With its superb university system, high quality of life, and stunning landscape of geysers, glaciers and volcanoes, Iceland features on many study abroad shortlists
Ultra-low tuition fees are helping 'the land of fire and ice' become a popular destination for international postgraduates, who are also attracted by the country's reasonable cost of living.
One thing's for sure: you'll never get bored. Iceland's unique geography allows for countless experiences you'll struggle to find elsewhere, including bathing in volcanically-heated outdoor swimming pools and ice climbing.
The country is also a surprising hotbed of culture, with capital city Reykjavík and second city Akureyri offering impressive nightlife and shopping facilities.
The Icelandic education system
There are seven universities in Iceland:
- Agricultural University of Iceland;
- Bifröst University;
- Hólar University College;
- Iceland Academy of the Arts;
- Reykjavík University;
- University of Akureyri;
- University of Iceland.
Based in Reykjavík, the University of Iceland is the country's oldest and most prestigious institution. Well regarded for its research, it sits within the top 275 in the Times Higher Education World University Rankings 2014-15. Like several other Icelandic institutions, it offers various programmes taught in English. To search for similar courses, take a look at Study in Iceland - Programmes Taught in English.
There are currently around 18,000 students enrolled in Iceland's higher education system, with approximately 5% of these coming from abroad. The academic year runs from September to May, and is divided into two semesters.
There are five main types of higher education qualifications available in Iceland.
- Bachelors degrees, as in the UK, usually take three or four years to complete.
- Candidatus degrees qualify the holder for a specific profession. They usually take four to six years to complete.
- Postgraduate certificates are offered in some subjects after one year of postgraduate study.
- Masters degrees are awarded after two years of postgraduate study. As in the UK, a major research project or thesis forms a large part of the programme.
- Doctorate degrees are awarded by only three universities: the Agricultural University of Iceland; Reykjavík University; and the University of Iceland.
Find out more about the country's university system, at Study in Iceland - Higher Education.
To pursue a Masters, you must have a recognised Bachelors degree or equivalent. Students enrolling in Doctoral studies must possess a Masters degree. More specific postgraduate admission requirements differ between universities, faculties and programmes. Entrance exams are common, though, so be prepared.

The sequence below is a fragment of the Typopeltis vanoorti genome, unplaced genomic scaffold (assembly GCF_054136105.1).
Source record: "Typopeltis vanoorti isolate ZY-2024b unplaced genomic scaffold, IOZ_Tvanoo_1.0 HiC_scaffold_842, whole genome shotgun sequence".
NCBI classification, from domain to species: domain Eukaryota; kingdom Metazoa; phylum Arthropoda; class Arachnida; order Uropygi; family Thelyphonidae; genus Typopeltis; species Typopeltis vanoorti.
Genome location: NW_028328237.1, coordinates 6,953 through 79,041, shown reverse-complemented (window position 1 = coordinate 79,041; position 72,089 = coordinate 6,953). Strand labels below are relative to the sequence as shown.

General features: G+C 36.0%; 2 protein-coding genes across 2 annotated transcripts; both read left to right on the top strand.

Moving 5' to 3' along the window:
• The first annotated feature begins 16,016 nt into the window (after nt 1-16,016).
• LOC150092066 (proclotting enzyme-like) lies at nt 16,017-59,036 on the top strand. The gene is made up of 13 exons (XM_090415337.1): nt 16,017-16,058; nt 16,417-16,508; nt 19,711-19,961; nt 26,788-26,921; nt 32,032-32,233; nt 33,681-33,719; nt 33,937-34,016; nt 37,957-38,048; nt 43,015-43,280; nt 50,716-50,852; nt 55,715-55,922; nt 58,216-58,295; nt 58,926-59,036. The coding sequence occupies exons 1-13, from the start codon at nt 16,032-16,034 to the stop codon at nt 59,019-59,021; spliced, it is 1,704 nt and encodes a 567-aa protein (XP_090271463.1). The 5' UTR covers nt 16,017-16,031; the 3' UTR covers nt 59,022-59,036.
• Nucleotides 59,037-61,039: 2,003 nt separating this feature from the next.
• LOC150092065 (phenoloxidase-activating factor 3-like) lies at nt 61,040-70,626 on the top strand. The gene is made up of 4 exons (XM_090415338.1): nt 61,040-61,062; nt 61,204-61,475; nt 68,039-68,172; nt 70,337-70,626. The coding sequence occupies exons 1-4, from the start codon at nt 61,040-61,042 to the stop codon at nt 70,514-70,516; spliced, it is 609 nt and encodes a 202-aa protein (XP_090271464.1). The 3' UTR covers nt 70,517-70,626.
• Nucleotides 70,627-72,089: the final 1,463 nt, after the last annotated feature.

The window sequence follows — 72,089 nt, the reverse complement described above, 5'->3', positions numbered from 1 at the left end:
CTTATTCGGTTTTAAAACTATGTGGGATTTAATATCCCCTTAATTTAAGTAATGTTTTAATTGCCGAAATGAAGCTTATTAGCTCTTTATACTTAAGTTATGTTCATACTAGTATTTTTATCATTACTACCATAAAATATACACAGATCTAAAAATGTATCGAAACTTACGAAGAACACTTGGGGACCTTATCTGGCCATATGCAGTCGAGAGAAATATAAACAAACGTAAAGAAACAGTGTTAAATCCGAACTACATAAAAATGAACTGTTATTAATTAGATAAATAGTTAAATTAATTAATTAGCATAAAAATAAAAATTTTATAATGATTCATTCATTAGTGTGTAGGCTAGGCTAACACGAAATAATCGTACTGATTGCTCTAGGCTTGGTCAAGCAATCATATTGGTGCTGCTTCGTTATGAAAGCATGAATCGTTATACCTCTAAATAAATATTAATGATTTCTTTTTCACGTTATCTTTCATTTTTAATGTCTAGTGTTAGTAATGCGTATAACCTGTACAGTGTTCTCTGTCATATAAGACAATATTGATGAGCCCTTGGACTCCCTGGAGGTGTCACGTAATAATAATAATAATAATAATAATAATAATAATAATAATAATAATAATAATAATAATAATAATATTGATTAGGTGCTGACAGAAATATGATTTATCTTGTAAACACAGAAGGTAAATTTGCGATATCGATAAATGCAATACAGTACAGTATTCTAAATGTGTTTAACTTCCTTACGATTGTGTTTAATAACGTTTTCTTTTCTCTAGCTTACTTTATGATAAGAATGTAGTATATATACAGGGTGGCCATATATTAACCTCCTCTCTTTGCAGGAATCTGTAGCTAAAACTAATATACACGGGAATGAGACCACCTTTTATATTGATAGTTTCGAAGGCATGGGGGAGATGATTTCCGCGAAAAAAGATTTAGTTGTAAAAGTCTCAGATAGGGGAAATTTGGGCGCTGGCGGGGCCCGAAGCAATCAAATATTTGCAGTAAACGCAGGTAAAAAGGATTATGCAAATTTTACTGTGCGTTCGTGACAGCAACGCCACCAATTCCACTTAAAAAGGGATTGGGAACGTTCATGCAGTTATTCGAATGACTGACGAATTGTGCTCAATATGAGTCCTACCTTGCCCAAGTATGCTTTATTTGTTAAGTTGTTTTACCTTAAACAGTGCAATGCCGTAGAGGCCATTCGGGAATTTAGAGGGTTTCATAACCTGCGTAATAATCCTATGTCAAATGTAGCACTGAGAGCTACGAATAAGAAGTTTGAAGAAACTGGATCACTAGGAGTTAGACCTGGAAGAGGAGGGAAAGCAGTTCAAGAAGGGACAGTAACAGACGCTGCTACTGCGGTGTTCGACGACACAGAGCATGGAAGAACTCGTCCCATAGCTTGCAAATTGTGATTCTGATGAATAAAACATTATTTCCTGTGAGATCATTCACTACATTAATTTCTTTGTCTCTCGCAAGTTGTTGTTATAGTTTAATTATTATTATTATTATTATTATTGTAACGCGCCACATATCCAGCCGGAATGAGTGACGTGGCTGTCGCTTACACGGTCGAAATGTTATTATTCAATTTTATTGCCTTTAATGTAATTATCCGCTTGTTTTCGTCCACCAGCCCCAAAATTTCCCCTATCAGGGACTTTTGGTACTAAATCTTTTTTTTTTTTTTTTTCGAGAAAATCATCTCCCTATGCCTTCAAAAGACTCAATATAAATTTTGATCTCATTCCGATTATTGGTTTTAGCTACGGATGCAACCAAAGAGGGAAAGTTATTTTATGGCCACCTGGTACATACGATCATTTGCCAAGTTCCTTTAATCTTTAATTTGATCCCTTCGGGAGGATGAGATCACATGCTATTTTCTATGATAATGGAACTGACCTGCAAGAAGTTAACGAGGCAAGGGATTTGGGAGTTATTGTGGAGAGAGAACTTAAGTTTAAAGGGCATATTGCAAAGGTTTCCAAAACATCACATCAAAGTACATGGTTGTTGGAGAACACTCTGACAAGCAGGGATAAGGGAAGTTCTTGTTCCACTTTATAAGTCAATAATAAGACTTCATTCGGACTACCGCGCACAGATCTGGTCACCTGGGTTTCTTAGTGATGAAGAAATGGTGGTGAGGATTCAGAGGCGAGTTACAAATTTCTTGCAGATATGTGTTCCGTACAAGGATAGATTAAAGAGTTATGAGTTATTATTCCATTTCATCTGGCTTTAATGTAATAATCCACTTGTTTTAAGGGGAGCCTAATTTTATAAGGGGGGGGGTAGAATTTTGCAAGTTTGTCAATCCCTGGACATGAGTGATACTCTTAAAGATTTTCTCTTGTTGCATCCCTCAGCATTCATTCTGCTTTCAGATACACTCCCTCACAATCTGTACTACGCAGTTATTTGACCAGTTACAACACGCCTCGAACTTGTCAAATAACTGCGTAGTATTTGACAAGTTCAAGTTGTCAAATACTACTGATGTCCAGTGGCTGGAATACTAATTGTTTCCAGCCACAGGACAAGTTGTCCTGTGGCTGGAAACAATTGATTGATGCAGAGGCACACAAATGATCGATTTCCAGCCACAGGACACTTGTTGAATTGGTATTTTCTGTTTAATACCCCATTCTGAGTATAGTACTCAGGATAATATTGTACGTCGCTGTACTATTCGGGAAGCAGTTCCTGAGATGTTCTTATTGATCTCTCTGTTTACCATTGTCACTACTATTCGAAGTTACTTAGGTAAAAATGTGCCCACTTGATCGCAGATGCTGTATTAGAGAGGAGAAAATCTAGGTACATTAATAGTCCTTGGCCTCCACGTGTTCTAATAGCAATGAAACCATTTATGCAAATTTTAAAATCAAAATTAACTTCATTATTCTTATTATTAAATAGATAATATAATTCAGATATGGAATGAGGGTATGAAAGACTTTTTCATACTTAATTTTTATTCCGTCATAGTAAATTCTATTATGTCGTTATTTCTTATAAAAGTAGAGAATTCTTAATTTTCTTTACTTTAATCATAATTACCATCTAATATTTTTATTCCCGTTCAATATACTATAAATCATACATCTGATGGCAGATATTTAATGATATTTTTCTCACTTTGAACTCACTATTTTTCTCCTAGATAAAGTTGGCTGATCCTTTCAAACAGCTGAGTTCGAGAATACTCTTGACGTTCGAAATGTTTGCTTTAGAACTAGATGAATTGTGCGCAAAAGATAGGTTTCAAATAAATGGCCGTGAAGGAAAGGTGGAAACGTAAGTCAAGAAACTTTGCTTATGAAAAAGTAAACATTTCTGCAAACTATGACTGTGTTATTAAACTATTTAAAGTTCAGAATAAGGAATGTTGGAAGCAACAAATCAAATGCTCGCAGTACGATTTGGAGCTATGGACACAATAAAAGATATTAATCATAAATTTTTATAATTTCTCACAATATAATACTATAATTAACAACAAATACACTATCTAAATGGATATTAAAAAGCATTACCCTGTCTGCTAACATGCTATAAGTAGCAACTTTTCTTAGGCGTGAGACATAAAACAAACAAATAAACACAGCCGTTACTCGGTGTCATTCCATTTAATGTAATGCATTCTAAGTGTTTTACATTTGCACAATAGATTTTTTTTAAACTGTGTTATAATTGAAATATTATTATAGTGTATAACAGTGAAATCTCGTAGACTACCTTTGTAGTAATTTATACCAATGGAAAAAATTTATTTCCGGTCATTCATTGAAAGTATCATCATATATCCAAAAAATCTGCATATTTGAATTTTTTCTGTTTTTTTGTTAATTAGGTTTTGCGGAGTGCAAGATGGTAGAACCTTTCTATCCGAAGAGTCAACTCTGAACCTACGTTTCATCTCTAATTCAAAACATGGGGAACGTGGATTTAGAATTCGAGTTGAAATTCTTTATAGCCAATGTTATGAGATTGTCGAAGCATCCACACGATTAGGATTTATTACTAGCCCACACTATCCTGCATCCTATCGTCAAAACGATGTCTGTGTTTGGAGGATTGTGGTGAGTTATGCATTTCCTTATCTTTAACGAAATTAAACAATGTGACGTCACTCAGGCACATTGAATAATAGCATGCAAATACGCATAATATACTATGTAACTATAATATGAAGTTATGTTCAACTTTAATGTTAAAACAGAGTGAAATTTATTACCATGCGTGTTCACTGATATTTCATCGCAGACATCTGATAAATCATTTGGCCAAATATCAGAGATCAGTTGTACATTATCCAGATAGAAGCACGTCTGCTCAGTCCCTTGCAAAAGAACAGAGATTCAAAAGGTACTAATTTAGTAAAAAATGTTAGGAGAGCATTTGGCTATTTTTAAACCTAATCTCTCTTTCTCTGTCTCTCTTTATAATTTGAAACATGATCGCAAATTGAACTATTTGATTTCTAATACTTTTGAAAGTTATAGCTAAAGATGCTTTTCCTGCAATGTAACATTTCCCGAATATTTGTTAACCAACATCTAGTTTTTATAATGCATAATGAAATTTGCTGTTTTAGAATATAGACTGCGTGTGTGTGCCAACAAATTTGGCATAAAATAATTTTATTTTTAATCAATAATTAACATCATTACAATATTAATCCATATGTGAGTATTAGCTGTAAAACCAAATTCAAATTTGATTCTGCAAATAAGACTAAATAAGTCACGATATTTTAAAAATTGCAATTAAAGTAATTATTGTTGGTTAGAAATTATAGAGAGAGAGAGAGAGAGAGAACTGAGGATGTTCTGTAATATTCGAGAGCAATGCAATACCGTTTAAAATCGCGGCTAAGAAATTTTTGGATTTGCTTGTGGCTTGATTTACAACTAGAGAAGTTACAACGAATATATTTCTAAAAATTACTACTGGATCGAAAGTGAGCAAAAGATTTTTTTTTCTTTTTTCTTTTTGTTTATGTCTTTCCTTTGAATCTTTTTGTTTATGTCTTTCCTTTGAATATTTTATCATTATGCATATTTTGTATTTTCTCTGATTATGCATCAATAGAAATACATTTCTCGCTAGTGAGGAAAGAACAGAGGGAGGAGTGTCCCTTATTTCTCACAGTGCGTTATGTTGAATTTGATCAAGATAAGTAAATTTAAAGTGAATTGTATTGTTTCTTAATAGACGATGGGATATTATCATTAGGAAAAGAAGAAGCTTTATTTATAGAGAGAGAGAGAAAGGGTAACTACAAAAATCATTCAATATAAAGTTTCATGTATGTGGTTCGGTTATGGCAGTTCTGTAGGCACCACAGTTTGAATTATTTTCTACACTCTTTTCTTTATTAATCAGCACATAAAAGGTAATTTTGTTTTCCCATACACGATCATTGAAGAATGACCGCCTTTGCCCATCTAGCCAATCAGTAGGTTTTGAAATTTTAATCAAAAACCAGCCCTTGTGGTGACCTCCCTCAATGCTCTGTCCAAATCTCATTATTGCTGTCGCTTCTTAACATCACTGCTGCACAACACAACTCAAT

Deadlines for applications also vary, but international students are usually expected to apply before mid-March, six months before their programme is scheduled to begin. Check with your chosen institution that you're eligible before beginning the application process.
Iceland's four public universities (Agricultural University of Iceland; Hólar University College; University of Akureyri and University of Iceland) don't charge tuition fees. You will, however, have to pay an annual registration fee. The University of Iceland, for example, charges ISK 75,000 (£385).
Unsurprisingly, the three privately-run universities do charge. However, courses are often cheaper than their UK counterparts. Postgraduate fees at Reykjavík University, for example, currently range between ISK 355,500 (£1,830) and ISK 875,000 (£4,510) per semester. Substantial confirmation fees may also apply.
Funding to study in Iceland
Several annual scholarships for international students looking to study Icelandic history, language and literature at the University of Iceland are awarded by the Ministry of Education, Science and Culture in Iceland. These are handled at the Arni Magnusson Institute of Icelandic Studies. Beware: there are numerous terms and conditions. For example, students must have some prior knowledge of Icelandic, and preference will be given to candidates aged under 35.
Grants are also available at individual institutions, including Reykjavík University. There are plenty of funding options, so contact your chosen place of study to find out more.
For more information, take a look at funding postgraduate study.
Icelandic exchanges and placements
The University of Iceland, Bifrost University and University Centre of the Westfjords each offer a variety of summer courses in subjects ranging from marine education to Icelandic.
The Iceland School of Energy (ISE), based at Reykjavík University, also offers a summer school in July and August. Costing ISK 175,000 (£900), the sustainable energy course involves: lectures; a field trip; and site visits to power plants and areas of environmental and geoscientific interest.
Iceland is also part of the Erasmus+ programme which offers study, training, work experience and voluntary placements to millions of students across Europe. You don’t have to speak Icelandic, but language courses are available. For more information, speak to the Erasmus+ coordinator at your university. You can also find more information at Study in Iceland - Language Courses for Exchange Students.
European Union (EU) passport holders don't require a visa to study in Iceland. However, if you're planning on staying for longer than three months, you'll need a residence permit. This can be obtained before your trip or on arrival. Non-EU students should contact the Icelandic embassy in the country in which they reside.
All students must also apply for a kennitala, an Icelandic ID/social security number, when you arrive. This is required for various practical matters, including opening a bank account or getting a tax card.